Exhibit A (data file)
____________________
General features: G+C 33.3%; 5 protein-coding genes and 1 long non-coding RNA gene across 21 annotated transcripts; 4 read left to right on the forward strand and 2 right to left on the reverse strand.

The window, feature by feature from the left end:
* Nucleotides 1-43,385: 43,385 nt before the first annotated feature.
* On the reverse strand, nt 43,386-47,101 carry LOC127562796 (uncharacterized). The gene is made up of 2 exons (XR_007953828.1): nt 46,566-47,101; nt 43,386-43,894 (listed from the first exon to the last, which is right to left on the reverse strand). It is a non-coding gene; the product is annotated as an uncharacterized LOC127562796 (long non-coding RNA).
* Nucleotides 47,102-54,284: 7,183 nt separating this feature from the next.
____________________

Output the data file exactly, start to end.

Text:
General features: G+C 33.3%; 5 protein-coding genes and 1 long non-coding RNA gene across 21 annotated transcripts; 4 read left to right on the forward strand and 2 right to left on the reverse strand.

The window, feature by feature from the left end:
* Nucleotides 1-43,385: 43,385 nt before the first annotated feature.
* On the reverse strand, nt 43,386-47,101 carry LOC127562796 (uncharacterized). The gene is made up of 2 exons (XR_007953828.1): nt 46,566-47,101; nt 43,386-43,894 (listed from the first exon to the last, which is right to left on the reverse strand). It is a non-coding gene; the product is annotated as an uncharacterized LOC127562796 (long non-coding RNA).
* Nucleotides 47,102-54,284: 7,183 nt separating this feature from the next.